Aspartame is an artificial sweetener used to replace natural sugars in foods and drinks. Aspartame allergy occurs when the body’s immune system overreacts to this ingredient, resulting in symptoms of an allergic reaction.
Aspartame allergy is diagnosed based on a person’s medical history, physical exam, and test results. Aspartame allergy may be considered in people who have symptoms after consuming products containing aspartame.
Additionally, people who believe they have an aspartame allergy may experience a food intolerance to this sweetener.
The aspartame controversy
Aspartame has been a controversial additive in the food supply for some time. It breaks down into byproducts that have known toxic consequences on health, including formaldehyde and methanol.
In the past, there have been intense consumer demands to either ban or add labeling of aspartame on food products so consumers can make informed decisions. In the United States, it was approved for use in 1981 by the FDA, despite concerns from some within the scientific community.
In 1996, a study published in “New England Journal of Medicine” identified a connection between consumption of aspartame and risk of developing certain types of brain tumors. However, researchers did not find a link between diet soda and other soda containing aspartame.
The FDA responded by commissioning an independent study, which did not show conclusive evidence to support the previous finding that led to concern about the widespread use of aspartame.
The current stance on aspartame is safe at the levels currently consumed in food products.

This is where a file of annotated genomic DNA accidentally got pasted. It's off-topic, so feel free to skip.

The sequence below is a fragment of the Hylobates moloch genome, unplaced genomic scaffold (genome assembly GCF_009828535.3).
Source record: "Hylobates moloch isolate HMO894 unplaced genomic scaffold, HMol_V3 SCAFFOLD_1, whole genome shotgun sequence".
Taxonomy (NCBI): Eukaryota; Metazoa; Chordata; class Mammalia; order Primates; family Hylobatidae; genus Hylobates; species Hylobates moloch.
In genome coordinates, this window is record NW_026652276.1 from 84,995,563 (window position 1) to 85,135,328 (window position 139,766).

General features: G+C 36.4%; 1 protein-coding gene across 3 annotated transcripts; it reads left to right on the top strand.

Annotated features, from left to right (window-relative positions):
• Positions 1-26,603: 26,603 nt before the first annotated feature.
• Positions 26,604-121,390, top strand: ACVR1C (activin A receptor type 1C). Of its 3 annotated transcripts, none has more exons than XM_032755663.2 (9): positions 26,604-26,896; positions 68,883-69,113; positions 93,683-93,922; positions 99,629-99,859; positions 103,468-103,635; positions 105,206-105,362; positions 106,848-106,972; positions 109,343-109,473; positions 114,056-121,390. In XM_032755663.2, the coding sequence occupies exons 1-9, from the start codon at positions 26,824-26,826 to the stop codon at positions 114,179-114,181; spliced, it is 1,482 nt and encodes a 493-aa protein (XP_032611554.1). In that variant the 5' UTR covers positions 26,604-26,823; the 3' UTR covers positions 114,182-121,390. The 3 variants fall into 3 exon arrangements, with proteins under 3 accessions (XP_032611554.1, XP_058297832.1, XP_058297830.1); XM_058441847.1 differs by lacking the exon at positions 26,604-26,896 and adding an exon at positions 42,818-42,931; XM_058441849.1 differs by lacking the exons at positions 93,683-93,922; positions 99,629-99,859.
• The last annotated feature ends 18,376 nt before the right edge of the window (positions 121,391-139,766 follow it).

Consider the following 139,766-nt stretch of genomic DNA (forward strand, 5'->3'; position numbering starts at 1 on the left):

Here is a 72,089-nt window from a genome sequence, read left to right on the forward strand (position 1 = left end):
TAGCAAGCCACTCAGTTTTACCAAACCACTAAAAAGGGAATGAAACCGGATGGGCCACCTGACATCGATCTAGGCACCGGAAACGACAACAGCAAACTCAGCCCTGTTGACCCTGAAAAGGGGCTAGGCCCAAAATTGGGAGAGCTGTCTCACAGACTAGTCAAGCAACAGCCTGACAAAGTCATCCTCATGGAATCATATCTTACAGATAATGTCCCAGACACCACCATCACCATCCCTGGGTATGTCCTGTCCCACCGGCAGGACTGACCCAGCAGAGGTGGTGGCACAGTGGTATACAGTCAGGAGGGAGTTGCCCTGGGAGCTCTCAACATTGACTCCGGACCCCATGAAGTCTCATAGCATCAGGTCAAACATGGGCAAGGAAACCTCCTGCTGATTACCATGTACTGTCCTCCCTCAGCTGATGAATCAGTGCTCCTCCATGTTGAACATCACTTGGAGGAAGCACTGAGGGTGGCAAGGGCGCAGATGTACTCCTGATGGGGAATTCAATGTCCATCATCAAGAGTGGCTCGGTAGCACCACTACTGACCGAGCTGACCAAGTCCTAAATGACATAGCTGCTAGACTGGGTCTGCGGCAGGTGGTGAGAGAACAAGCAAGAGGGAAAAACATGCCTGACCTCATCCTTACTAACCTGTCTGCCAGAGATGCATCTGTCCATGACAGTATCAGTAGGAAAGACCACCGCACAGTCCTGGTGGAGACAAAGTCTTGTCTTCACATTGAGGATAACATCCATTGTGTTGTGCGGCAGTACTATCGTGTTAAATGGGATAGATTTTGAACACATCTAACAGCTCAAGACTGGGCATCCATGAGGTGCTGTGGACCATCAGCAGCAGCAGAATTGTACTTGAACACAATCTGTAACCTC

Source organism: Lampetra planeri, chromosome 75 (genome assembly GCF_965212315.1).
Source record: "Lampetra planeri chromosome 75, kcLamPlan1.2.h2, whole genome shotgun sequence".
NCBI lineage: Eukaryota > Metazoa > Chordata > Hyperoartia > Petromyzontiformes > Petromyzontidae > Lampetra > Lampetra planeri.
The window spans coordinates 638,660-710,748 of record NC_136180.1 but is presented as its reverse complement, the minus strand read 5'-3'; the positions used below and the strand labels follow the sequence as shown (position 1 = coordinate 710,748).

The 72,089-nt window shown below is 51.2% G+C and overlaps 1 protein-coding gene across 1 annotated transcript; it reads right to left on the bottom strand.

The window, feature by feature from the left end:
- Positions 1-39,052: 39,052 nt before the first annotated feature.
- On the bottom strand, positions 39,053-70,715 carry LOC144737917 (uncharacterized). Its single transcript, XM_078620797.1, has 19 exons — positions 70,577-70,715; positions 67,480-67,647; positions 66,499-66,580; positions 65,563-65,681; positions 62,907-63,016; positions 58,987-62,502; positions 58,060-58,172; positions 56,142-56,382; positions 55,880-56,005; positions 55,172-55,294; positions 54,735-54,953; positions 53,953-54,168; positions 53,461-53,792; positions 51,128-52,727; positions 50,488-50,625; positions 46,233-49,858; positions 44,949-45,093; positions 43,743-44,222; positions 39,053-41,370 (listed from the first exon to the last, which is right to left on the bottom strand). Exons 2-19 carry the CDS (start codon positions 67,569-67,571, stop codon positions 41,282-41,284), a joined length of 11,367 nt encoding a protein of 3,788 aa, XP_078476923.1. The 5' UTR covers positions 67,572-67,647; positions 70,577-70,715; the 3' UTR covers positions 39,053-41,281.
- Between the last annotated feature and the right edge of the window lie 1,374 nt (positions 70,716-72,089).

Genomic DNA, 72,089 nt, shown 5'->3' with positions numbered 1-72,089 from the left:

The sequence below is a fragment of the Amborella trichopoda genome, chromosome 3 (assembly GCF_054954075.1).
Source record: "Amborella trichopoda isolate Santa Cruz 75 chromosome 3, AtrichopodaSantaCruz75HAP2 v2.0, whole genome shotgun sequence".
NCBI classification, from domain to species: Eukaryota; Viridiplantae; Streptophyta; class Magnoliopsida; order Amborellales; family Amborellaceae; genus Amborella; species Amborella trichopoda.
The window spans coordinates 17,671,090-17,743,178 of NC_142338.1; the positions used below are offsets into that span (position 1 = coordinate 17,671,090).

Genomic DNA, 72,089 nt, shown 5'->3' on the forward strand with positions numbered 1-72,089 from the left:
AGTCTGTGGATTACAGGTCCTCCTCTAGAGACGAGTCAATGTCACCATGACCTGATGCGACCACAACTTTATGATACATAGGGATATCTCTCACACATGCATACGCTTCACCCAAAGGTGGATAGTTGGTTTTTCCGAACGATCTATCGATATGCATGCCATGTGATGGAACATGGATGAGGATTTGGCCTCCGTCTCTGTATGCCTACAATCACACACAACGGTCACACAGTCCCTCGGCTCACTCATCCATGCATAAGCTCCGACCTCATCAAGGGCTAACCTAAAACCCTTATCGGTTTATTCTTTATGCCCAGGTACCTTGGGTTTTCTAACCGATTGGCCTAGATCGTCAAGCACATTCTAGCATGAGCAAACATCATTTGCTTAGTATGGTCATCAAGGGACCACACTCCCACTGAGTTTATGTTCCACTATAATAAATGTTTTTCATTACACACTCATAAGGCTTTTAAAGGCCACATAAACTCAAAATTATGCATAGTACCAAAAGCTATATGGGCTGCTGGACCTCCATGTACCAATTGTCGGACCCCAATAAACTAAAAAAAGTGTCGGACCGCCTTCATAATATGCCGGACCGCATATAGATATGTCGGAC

Products with aspartame
Whenever a new food or beverage sweetened with aspartame hits the shelves, several consumers report suffering a reaction. However, it is essential to note that products containing this ingredient may not always be identified on nutrition labels.
Frequently, people suffering from an allergy to this additive may not realize they are ingesting it. Many people do not realize the sheer number of products that contain aspartame. These include:
- Yogurt and yogurt drinks, such as soy yogurt and fruit yogurt
- Breakfast cereal and granola bars
- Cough drops
- Toothpaste, mouthwash, and chewing gum
As you can see from this list, many ostensibly “healthy” foods may contain aspartame. People with an allergy to this ingredient should avoid all of the above products, in addition to any other food or beverage containing it.
Aspartame side effects
In addition to aspartame allergy, this ingredient is also linked to side effects that do not necessarily fit into the definition of an allergic reaction.
These symptoms generally happen as a result of consuming too much aspartame in a short period and include:
When taken in large amounts, aspartame can cause some symptoms that resemble the symptoms of a headache. Migraine headaches are common among people who identify an allergy to this additive or who consume too much of it at one time.
When large amounts of aspartame are consumed, the resulting imbalance in the body can cause side effects, such as nausea.
Abdominal pains or cramps
Aspartame is a chemical similar to that produced in the human gastrointestinal tract. When consumed at very high levels, aspartame can result in powerful contractions or cramps within the bowel.
When too much aspartame has been consumed, it may sit undigested in the stomach before passing through the intestines. This can lead to several symptoms, including bloating and flatulence.
As with other symptoms related to aspartame consumption at high levels, diarrhea results from this chemical being passed too quickly through the body. In some cases, diarrhea may be severe enough for individuals to require medical intervention.
Flushing (reddening and warmth of the skin)